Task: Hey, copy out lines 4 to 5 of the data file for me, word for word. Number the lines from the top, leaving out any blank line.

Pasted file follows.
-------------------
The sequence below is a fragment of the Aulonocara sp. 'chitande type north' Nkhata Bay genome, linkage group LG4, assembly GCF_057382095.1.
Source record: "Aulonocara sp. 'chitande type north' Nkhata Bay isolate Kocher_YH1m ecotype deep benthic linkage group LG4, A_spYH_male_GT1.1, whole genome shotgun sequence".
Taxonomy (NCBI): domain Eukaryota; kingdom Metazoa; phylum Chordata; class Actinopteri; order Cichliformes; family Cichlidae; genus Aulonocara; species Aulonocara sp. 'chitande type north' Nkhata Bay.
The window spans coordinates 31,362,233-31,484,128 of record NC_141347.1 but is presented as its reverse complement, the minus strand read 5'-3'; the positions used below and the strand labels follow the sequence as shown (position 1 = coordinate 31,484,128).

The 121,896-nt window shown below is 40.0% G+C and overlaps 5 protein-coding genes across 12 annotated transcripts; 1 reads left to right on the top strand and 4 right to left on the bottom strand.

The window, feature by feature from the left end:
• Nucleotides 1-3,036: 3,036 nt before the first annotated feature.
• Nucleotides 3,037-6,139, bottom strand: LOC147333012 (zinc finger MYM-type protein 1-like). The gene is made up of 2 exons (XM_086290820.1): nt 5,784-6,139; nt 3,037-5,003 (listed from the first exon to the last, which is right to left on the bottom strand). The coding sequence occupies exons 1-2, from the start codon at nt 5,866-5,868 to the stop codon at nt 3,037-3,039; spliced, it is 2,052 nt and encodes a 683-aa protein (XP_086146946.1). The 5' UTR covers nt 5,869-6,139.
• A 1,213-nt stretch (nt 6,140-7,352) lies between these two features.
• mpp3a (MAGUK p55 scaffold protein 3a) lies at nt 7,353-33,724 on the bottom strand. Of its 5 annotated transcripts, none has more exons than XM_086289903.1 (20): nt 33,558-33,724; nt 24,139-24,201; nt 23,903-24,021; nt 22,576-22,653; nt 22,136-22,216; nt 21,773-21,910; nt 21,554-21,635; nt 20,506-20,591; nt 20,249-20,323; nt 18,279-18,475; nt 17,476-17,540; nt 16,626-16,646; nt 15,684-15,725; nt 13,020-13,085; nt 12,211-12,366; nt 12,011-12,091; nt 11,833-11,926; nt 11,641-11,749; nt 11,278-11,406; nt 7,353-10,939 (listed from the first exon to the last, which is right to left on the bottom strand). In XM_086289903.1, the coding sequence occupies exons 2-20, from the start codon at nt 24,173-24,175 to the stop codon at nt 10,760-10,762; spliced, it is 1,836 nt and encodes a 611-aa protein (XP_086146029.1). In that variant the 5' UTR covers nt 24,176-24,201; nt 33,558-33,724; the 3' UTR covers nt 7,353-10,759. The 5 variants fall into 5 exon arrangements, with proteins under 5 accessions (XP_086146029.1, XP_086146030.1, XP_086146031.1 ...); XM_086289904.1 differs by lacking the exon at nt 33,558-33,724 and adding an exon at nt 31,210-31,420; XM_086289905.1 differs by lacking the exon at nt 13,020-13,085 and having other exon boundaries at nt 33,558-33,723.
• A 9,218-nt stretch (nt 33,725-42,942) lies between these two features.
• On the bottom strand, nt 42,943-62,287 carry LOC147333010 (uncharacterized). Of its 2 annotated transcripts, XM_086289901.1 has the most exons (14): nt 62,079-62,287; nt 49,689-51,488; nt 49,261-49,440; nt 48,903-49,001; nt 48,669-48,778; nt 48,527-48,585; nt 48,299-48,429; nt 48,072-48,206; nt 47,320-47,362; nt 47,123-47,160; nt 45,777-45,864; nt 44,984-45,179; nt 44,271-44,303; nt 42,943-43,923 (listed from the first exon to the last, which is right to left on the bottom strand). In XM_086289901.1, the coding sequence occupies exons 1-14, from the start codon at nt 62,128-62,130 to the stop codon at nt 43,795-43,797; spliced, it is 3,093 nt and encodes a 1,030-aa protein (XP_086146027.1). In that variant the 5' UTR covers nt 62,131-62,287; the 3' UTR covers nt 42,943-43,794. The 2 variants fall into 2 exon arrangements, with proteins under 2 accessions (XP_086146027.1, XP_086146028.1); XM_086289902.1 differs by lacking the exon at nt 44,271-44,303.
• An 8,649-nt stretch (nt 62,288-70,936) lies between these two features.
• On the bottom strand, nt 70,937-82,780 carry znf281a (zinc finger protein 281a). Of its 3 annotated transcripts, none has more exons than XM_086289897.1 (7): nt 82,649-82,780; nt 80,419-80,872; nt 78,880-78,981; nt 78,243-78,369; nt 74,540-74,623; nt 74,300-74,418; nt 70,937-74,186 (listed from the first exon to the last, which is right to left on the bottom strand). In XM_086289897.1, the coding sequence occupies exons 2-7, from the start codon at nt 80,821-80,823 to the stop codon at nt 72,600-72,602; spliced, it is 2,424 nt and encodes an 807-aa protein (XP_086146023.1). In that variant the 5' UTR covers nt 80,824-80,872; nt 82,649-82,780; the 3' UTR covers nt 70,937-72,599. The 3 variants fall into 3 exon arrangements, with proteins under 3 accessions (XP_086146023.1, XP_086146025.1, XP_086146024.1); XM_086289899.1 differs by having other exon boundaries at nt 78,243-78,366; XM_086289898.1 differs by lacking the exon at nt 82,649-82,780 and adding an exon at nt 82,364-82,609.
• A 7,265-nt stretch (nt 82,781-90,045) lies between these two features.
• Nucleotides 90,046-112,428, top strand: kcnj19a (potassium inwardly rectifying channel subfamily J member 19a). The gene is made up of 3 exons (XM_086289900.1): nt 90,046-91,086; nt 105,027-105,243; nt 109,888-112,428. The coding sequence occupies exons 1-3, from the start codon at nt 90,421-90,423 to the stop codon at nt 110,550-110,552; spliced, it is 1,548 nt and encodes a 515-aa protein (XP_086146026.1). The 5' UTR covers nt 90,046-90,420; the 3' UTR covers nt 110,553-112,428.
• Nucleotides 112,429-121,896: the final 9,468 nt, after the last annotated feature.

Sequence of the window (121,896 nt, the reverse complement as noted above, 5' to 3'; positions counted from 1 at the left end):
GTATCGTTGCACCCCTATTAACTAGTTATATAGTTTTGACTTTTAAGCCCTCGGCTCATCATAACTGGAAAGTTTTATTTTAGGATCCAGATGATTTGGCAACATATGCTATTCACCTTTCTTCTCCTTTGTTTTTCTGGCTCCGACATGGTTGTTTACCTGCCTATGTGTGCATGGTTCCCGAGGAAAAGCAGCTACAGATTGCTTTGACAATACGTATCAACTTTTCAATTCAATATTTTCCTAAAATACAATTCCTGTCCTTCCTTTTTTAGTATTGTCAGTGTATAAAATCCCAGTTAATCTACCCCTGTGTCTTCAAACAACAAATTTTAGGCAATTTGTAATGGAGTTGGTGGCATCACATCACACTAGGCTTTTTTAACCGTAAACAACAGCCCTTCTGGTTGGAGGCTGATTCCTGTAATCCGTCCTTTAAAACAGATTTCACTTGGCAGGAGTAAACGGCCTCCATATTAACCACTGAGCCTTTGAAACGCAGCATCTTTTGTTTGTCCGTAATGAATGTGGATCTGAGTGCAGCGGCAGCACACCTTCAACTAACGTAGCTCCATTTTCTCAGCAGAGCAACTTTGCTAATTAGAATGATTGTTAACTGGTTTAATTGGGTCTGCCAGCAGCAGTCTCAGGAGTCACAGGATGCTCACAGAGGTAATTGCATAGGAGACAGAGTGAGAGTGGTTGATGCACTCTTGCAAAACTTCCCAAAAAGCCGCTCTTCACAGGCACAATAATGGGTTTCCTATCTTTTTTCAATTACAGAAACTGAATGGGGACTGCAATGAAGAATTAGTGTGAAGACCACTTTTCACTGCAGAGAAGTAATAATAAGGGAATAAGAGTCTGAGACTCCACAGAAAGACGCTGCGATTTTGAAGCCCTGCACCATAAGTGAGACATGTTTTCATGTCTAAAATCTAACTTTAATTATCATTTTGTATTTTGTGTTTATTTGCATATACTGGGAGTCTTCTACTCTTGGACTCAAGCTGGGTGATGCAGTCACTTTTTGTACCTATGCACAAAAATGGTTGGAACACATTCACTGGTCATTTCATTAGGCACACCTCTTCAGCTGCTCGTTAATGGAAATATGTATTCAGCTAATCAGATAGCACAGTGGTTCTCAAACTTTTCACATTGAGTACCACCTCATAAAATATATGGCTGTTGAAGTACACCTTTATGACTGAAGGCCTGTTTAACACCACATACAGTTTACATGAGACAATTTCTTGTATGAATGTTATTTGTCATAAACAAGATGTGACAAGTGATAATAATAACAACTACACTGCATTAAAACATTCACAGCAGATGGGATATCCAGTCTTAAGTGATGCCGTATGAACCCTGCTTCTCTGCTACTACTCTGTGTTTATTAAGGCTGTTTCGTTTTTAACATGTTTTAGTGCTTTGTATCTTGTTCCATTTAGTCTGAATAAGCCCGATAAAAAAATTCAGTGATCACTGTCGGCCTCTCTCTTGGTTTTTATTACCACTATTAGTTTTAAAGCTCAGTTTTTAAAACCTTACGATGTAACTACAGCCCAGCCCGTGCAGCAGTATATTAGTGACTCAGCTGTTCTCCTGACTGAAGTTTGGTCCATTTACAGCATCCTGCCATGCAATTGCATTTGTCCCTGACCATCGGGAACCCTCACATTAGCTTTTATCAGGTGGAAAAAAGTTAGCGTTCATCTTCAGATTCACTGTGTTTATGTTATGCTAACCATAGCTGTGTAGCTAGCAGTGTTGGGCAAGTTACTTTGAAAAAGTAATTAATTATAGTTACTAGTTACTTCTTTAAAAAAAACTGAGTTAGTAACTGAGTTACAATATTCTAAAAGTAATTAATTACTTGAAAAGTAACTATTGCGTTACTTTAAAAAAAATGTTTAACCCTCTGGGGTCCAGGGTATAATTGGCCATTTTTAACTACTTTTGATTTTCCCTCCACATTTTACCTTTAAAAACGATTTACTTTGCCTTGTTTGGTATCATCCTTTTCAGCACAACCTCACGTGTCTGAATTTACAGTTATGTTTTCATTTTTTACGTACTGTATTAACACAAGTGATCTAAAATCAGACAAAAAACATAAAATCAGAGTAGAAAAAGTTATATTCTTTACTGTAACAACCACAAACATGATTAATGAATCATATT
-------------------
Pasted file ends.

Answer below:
The window spans coordinates 31,362,233-31,484,128 of record NC_141347.1 but is presented as its reverse complement, the minus strand read 5'-3'; the positions used below and the strand labels follow the sequence as shown (position 1 = coordinate 31,484,128).

The 121,896-nt window shown below is 40.0% G+C and overlaps 5 protein-coding genes across 12 annotated transcripts; 1 reads left to right on the top strand and 4 right to left on the bottom strand.